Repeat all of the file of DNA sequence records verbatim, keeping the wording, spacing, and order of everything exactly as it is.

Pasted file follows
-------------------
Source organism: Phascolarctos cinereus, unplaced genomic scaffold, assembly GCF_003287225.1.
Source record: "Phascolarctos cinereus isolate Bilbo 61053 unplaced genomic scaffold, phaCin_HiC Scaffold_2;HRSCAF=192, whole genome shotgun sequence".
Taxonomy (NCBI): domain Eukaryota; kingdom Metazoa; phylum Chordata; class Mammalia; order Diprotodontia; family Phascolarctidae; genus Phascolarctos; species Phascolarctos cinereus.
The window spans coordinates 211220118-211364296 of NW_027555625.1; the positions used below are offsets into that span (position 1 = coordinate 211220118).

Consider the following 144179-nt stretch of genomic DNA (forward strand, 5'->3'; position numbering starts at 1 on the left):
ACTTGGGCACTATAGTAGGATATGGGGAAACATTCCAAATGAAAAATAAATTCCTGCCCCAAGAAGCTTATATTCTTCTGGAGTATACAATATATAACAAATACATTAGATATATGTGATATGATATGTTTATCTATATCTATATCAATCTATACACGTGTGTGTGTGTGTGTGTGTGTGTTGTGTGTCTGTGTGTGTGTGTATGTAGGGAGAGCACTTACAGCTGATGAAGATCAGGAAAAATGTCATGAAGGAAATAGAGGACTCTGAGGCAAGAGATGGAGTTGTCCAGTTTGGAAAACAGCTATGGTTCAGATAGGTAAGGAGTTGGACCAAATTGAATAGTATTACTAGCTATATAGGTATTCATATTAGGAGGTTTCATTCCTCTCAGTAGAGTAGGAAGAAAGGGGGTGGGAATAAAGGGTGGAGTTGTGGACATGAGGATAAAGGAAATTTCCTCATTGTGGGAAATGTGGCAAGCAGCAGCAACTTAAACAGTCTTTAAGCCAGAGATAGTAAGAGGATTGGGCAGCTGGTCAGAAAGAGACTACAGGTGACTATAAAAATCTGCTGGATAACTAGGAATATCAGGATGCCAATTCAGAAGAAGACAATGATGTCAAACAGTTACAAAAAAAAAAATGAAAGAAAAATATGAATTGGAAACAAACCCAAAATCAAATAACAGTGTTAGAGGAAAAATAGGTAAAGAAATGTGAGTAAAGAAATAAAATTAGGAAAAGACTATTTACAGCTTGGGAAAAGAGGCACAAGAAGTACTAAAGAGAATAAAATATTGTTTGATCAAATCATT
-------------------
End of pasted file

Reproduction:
Source organism: Phascolarctos cinereus, unplaced genomic scaffold, assembly GCF_003287225.1.
Source record: "Phascolarctos cinereus isolate Bilbo 61053 unplaced genomic scaffold, phaCin_HiC Scaffold_2;HRSCAF=192, whole genome shotgun sequence".
Taxonomy (NCBI): domain Eukaryota; kingdom Metazoa; phylum Chordata; class Mammalia; order Diprotodontia; family Phascolarctidae; genus Phascolarctos; species Phascolarctos cinereus.
The window spans coordinates 211220118-211364296 of NW_027555625.1; the positions used below are offsets into that span (position 1 = coordinate 211220118).

Consider the following 144179-nt stretch of genomic DNA (forward strand, 5'->3'; position numbering starts at 1 on the left):
ACTTGGGCACTATAGTAGGATATGGGGAAACATTCCAAATGAAAAATAAATTCCTGCCCCAAGAAGCTTATATTCTTCTGGAGTATACAATATATAACAAATACATTAGATATATGTGATATGATATGTTTATCTATATCTATATCAATCTATACACGTGTGTGTGTGTGTGTGTGTGTGTTGTGTGTCTGTGTGTGTGTGTATGTAGGGAGAGCACTTACAGCTGATGAAGATCAGGAAAAATGTCATGAAGGAAATAGAGGACTCTGAGGCAAGAGATGGAGTTGTCCAGTTTGGAAAACAGCTATGGTTCAGATAGGTAAGGAGTTGGACCAAATTGAATAGTATTACTAGCTATATAGGTATTCATATTAGGAGGTTTCATTCCTCTCAGTAGAGTAGGAAGAAAGGGGGTGGGAATAAAGGGTGGAGTTGTGGACATGAGGATAAAGGAAATTTCCTCATTGTGGGAAATGTGGCAAGCAGCAGCAACTTAAACAGTCTTTAAGCCAGAGATAGTAAGAGGATTGGGCAGCTGGTCAGAAAGAGACTACAGGTGACTATAAAAATCTGCTGGATAACTAGGAATATCAGGATGCCAATTCAGAAGAAGACAATGATGTCAAACAGTTACAAAAAAAAAAATGAAAGAAAAATATGAATTGGAAACAAACCCAAAATCAAATAACAGTGTTAGAGGAAAAATAGGTAAAGAAATGTGAGTAAAGAAATAAAATTAGGAAAAGACTATTTACAGCTTGGGAAAAGAGGCACAAGAAGTACTAAAGAGAATAAAATATTGTTTGATCAAATCATT